Jamestown was the first neighborhood we explored in Accra, and upon the conclusion of that stressful but successful day, we thought, “Good! Done and dusted, and that’s the last time we visit Jamestown!” Wrong, wrong, and wrong. During our time in Accra, we returned frequently. Somehow, our path always seem to lead back here to this neighborhood by the sea.
Half of the time we returned to Jamestown, we were totally unsuccessful in whatever mission we had set out for ourselves — the lighthouse was closed, or the museum was horrible. But every single visit ended with a nice, cold stress-beer. What? Have you not heard of a stress-beer? You think it might be the invention of an alcoholic looking for excuses? Well, take a random tour of Jamestown! Try and take photographs! Try to walk around for hours in the tropical heat, breathing air so polluted it’s visible! Try to visit any historic sight, and deal with the simultaneous facts that (a) it’s closed and (b) someone is still insisting that you pay to see it! And then tell me you don’t understand “stress-beer”.
Each visit to Jamestown served as a useful indicator for our African Acclimation levels. The first time, we were shocked by much of what we saw. The next time was much more relaxed, and the idea that kids might want to hug us or pull on our arm hair seemed almost natural. The third visit, I didn’t even blink when a completely naked crazy guy walked past me. Sure, they were around his thighs, but he still kind of had sweatpants on. Whatever, it’s Jamestown!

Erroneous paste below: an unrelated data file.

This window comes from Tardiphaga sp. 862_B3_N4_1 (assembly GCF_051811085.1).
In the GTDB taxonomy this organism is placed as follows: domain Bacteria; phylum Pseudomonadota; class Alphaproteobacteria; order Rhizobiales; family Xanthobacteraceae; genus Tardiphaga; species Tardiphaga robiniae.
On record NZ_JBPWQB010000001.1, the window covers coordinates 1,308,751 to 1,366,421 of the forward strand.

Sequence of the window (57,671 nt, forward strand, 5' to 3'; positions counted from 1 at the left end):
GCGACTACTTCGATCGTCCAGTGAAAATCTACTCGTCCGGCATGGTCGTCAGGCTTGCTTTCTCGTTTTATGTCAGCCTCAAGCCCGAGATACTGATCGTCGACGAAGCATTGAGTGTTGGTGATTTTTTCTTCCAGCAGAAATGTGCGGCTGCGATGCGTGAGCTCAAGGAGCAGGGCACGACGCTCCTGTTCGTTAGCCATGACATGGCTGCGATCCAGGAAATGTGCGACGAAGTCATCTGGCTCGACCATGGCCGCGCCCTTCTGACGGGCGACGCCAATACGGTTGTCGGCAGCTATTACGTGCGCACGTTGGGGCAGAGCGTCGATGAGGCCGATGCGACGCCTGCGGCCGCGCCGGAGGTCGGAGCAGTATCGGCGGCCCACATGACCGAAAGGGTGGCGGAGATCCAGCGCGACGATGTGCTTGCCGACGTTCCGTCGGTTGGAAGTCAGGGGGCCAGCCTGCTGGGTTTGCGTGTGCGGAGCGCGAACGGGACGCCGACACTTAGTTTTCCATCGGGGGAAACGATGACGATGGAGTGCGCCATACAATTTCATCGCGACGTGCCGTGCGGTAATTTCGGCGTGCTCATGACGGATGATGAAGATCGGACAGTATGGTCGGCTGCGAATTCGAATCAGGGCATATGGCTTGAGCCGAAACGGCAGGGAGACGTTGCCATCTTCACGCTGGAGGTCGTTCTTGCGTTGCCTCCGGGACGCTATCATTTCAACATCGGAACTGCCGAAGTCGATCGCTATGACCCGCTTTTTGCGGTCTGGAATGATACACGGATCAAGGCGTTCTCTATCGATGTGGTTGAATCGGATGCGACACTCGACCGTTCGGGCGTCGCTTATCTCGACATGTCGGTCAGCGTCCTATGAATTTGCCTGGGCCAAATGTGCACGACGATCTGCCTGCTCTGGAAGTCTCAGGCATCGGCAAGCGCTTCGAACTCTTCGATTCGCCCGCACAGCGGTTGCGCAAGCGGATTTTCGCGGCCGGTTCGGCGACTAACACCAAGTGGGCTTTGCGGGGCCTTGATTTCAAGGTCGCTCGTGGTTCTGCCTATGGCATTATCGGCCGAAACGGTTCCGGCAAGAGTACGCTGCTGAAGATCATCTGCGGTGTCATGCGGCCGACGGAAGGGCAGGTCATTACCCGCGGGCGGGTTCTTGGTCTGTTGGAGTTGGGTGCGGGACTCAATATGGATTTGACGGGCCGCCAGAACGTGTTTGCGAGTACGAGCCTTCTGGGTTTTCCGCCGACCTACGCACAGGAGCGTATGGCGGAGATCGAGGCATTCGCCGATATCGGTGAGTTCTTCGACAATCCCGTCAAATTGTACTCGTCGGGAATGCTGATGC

Our latest trip to Jamestown was the best, because at this point, we were totally inured to the mayhem. It’s just proof that humans can get used to anything. And what made it super cool, was that we even knew people! Accra might be big, but its neighborhoods are small, and when the coach from the Black Panter boxing gym called to us from across the street, it wasn’t a total surprise. And then we ran into Emmanuel from the Gbekekii School… probably because his favorite bar (Zapp Spot) had already become our favorite bar, and 5pm is definitive stress-beer time in Jamestown.
Also on this latest trip, we saw some cool things. One was the Trinity Catholic Cathedral, found directly on High Street. Built in 1894, this gorgeous brick construction predates everything around it, and must have been an impressive sight in colonial times. Nearby, is the Central Post Office, which is stunning from the outside and absolutely ordinary within. We liked most the post office boxes which surround the exterior of the building.
We also spent a longer time in the Brazil House during this trip, chatting with Christina, one of the descendants of the original Tabom people who had come over from Bahia, in the late 18th century. (We wrote more about the fascinating Tabom people in our original Jamestown post.)
The more time we spend there, the less apprehensive we are about Jamestown. Sure, it’s rougher than Adabraka, but it’s no longer scary. From the great bars to the outrageous street life, there are plenty of reasons to return. If you find yourself there, make sure to say “Hi” to everyone from us!